DLN Xtend - Episode 8

On this episode of DLN Xtend we discuss our week with elementary OS 15.1 Hera and Emby and home media servers. Our community segment converges with Linux for Everyone where @JasonEvangelho asks the question “What do you appreciate about Linux compared to Windows?”. Destination Linux interviewed Hilary Shohoney of FreeGeek. FreeGeek is the first charity chosen by the Destination Linux Network as part of our effort to give back to the Linux community. They also covered one of our favorite audio apps, PulseEffects. On This Week in Linux, Michael mentioned the Ubuntu 20.04 LTS survey and all of the effort going into the KDE Plasma 5.18 LTS release. Finally, we finish up on with KDE’s Discovery software center.

We appreciate you taking time out of your busy day to listen to our podcast. If there’s anything we can do to improve please let us know. Thank you!

DLN Xtend Episode 8

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To chime in on elementary os, I agree with Nate that it can be very annoying when you have two instances of the same program open to switch between the two. I have found two ways to do it different to what Nate said. The first is the obvious alt+tab and cycle through your open programmes. The second, is you can right click on the icon in the dock and the menu it brings up will include a list of the instances of the programme that are open.

To me, I think a lot of long term linux users and above average computer users do seem to miss the point of elementary sometimes. Many people talk about the desire for linux to be more widely used, well in my opinion a distribution like elementary os is the most likely way to do that. It being more locked down than other distributions is a good thing in that respect.

Your average user wants to it look nice and be easy to use immediately, and apart from a few niggles here and there (no minimise by default etc) elementary meets that need. I think average users aren’t too fussed about customisation beyond changing wallpapers, and if they do want to customise, they want it to be as easy as clicking a button, which for most distros is not that easy anyway. Once you want more control, you are probably above an average user at that point.

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Thanks for the alternative means of switching open windows. I’m sure @CubicleNate will appreciate that.

I completely agree with you that we (Nate and I) are not the target audience and your assessment of newer users having a better experience is probably quite true.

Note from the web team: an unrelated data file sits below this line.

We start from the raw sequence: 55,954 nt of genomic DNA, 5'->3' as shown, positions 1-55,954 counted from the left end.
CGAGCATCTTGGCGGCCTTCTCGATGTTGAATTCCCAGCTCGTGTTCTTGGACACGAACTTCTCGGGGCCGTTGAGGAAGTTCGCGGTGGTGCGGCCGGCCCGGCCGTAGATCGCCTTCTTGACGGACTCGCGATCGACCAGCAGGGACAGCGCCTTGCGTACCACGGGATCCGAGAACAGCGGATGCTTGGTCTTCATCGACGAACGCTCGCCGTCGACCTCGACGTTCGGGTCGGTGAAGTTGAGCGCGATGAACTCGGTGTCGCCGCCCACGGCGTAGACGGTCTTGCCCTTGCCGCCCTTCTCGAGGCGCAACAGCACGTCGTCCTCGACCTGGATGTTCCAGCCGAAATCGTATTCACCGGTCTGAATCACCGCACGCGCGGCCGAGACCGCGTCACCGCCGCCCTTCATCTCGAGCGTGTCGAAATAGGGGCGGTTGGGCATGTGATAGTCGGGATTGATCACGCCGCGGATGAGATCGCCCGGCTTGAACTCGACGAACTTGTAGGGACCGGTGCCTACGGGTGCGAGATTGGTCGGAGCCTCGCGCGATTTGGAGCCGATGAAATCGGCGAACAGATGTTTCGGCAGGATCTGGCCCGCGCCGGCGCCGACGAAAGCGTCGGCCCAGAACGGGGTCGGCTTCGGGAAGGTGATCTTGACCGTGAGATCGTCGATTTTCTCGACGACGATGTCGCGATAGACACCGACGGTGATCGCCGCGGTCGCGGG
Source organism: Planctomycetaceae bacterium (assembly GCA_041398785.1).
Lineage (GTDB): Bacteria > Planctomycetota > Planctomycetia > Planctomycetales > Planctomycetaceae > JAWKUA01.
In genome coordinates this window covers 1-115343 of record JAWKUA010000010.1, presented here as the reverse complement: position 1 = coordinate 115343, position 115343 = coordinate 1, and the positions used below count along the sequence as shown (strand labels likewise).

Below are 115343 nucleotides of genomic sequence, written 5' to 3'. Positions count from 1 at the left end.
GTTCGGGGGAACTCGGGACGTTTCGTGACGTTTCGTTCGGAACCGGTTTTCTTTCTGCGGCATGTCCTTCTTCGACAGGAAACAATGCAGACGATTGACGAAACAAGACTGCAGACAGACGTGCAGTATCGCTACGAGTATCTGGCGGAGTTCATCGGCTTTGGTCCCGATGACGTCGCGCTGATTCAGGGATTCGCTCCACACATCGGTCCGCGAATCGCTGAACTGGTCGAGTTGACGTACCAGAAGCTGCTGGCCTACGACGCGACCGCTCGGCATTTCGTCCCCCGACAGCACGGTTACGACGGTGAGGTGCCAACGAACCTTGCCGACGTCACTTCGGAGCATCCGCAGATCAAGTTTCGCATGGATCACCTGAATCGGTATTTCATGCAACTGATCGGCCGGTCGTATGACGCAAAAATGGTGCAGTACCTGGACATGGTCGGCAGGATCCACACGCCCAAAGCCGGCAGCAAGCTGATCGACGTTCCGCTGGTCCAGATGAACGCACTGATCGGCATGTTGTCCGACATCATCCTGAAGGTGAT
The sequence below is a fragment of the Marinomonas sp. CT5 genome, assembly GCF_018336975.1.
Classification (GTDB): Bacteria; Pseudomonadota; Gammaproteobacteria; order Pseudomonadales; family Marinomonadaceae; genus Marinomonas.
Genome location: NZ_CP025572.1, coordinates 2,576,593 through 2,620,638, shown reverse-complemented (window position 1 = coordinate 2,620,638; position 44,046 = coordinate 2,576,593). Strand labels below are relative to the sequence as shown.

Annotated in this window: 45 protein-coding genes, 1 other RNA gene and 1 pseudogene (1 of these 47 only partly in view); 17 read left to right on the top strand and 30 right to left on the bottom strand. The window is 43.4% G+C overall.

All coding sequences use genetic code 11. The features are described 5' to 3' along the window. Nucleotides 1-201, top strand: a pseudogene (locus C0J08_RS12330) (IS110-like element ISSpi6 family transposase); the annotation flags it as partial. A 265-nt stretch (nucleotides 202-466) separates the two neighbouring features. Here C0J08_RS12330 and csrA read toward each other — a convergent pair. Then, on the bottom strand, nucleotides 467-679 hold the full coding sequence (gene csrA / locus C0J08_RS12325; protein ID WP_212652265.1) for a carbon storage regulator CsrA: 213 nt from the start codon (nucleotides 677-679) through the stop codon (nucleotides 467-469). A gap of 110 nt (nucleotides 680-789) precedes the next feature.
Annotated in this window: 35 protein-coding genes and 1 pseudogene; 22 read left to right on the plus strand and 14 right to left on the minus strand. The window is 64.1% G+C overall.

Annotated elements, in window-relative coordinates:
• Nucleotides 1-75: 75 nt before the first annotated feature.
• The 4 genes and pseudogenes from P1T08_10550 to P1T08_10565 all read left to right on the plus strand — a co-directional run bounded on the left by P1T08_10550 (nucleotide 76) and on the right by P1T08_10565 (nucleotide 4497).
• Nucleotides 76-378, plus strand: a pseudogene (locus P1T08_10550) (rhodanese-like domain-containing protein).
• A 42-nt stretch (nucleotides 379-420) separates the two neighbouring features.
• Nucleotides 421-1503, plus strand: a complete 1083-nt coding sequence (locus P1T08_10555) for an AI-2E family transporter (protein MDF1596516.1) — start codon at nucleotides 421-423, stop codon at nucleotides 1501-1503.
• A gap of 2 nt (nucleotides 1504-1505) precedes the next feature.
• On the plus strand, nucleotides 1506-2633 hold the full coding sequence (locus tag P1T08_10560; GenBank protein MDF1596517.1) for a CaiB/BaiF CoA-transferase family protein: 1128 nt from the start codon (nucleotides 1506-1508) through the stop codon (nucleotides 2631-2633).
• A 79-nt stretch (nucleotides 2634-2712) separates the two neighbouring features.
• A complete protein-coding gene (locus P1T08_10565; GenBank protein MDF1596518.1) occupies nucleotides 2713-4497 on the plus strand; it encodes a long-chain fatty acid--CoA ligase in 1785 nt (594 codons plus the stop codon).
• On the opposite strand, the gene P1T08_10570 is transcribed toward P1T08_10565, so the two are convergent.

Thanks for the feedback!

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I love your transition melodies!!! It really does give me a smile each time I hear it because it hits some 90s 8bit music nostalgia deep within.

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I relistened to the latest episode and i remembered that i use alt+tab and while it is pressed, you use arrow keys to navigate through the alt tab. If there are more than 1 window open, you can press down arrow to reveal said windows with their current content displayed as thumbnails.

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@CubicleNate - missed you from when “Going Linux” Google+ shut down. Really enjoying the podcast. Last comment applies to Eric, too.

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I do miss the Google+ Going Linux page. I enjoyed that social media platform, but, alas it is gone. Glad to see you here too. I haven’t thought to join the MeWe social network because, well, I have a hard enough time staying connected to the ones that I do.

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First, great show guys, very entertaining!
Second, in elementary OS you can, sort of, minimize with superkey+H
I don’t know if that is actually what the combination should do, but it works for me.
To my understanding, the philosophy behind the absence of a minimize button is about stopping to micromanage of memory. I believe they wrote a post talking about how apps should be fast and light and autosave the work you are on. That the user shouldn’t have to micro control how much memory is used. They make a comparison with how Android and iOS work.

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Thanks @EricAdams and @CubicleNate! I’ve never tried Elementary OS or Pantheon though looking at some youtube videos now, it does look very Mac-like and might be a good way to get people into Linux. Also for new users, I think the better Software Centres become, the more accessible Linux will be for the average user so I’ll be pleased to hear of continued improvements in the likes of Discover. Like yourselves, I only ever use command line for installs (aptitude on debian, in particular) as I currently find these faster and offering me more control.

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It can be a bit polarizing. I think it is a good fit for new users who don’t have preconceived ideas of what a Linux desktop is. My challenge was trying to bend it to my way of doing things which isn’t easily done.

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